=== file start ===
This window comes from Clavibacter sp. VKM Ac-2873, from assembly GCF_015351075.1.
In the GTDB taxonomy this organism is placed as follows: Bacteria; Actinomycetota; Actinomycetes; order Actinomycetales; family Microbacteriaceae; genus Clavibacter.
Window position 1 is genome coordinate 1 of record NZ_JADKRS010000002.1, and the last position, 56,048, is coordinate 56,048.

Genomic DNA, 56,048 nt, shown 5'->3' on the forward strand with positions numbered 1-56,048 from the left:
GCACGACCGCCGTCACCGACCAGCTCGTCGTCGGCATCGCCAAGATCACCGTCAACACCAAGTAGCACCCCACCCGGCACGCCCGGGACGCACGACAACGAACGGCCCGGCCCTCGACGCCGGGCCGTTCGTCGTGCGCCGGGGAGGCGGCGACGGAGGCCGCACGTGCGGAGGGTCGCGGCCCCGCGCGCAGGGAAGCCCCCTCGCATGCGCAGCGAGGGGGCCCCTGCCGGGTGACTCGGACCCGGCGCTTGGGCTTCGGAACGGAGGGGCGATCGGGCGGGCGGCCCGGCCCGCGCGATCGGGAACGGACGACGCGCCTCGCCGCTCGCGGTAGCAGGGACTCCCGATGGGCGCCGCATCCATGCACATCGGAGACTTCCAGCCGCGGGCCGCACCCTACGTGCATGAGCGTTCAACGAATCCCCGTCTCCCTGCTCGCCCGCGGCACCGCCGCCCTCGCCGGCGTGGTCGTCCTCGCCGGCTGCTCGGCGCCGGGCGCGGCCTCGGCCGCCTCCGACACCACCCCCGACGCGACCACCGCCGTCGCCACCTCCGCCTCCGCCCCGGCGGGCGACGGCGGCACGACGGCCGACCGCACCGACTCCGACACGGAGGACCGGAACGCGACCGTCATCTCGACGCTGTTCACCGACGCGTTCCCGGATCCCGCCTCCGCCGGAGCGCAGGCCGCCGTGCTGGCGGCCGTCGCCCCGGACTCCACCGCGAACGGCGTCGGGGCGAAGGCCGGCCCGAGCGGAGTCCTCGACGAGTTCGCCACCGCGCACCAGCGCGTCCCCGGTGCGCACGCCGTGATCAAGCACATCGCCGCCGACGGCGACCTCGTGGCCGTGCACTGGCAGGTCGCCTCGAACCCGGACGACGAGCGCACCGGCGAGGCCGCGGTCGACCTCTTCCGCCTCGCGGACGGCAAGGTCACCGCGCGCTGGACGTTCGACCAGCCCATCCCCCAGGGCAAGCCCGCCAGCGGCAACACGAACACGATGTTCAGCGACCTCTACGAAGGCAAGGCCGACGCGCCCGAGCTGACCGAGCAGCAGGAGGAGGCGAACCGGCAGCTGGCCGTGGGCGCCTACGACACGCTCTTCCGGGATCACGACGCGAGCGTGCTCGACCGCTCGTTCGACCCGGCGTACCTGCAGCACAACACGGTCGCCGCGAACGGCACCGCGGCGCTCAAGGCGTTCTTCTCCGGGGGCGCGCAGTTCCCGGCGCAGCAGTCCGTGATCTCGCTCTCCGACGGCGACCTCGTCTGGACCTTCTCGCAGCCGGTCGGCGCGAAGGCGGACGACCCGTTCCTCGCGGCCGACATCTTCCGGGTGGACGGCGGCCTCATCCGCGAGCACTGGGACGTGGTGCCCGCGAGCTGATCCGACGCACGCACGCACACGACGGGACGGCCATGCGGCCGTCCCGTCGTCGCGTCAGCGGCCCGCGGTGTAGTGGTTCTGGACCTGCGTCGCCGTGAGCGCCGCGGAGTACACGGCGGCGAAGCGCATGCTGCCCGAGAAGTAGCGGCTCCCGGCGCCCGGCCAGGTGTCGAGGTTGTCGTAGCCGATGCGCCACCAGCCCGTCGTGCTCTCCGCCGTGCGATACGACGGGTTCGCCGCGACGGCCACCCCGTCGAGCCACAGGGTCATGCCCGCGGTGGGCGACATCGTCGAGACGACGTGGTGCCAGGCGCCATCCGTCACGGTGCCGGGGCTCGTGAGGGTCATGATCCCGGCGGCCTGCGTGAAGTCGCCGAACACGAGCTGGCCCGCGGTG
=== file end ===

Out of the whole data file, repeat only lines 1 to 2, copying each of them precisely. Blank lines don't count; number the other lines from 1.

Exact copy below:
This window comes from Clavibacter sp. VKM Ac-2873, from assembly GCF_015351075.1.
In the GTDB taxonomy this organism is placed as follows: Bacteria; Actinomycetota; Actinomycetes; order Actinomycetales; family Microbacteriaceae; genus Clavibacter.